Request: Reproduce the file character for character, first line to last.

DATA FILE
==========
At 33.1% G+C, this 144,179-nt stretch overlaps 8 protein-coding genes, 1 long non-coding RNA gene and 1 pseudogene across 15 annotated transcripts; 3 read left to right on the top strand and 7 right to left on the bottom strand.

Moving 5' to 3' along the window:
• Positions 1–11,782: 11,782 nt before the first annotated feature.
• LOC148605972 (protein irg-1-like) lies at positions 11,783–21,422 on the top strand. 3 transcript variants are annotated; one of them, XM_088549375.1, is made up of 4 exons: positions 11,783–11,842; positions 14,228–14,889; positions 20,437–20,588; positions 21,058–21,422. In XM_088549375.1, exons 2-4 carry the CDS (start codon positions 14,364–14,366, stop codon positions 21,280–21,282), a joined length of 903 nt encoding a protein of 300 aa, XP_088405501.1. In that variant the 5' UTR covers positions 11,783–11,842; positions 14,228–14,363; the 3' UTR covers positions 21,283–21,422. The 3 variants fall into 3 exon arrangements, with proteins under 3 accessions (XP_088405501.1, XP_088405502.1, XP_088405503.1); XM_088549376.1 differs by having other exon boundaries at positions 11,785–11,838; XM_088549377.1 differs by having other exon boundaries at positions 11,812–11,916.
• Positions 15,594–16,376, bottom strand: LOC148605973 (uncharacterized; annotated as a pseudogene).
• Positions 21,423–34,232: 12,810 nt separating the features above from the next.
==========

At 33.1% G+C, this 144,179-nt stretch overlaps 8 protein-coding genes, 1 long non-coding RNA gene and 1 pseudogene across 15 annotated transcripts; 3 read left to right on the top strand and 7 right to left on the bottom strand.

Moving 5' to 3' along the window:
• Positions 1–11,782: 11,782 nt before the first annotated feature.
• LOC148605972 (protein irg-1-like) lies at positions 11,783–21,422 on the top strand. 3 transcript variants are annotated; one of them, XM_088549375.1, is made up of 4 exons: positions 11,783–11,842; positions 14,228–14,889; positions 20,437–20,588; positions 21,058–21,422. In XM_088549375.1, exons 2-4 carry the CDS (start codon positions 14,364–14,366, stop codon positions 21,280–21,282), a joined length of 903 nt encoding a protein of 300 aa, XP_088405501.1. In that variant the 5' UTR covers positions 11,783–11,842; positions 14,228–14,363; the 3' UTR covers positions 21,283–21,422. The 3 variants fall into 3 exon arrangements, with proteins under 3 accessions (XP_088405501.1, XP_088405502.1, XP_088405503.1); XM_088549376.1 differs by having other exon boundaries at positions 11,785–11,838; XM_088549377.1 differs by having other exon boundaries at positions 11,812–11,916.
• Positions 15,594–16,376, bottom strand: LOC148605973 (uncharacterized; annotated as a pseudogene).
• Positions 21,423–34,232: 12,810 nt separating the features above from the next.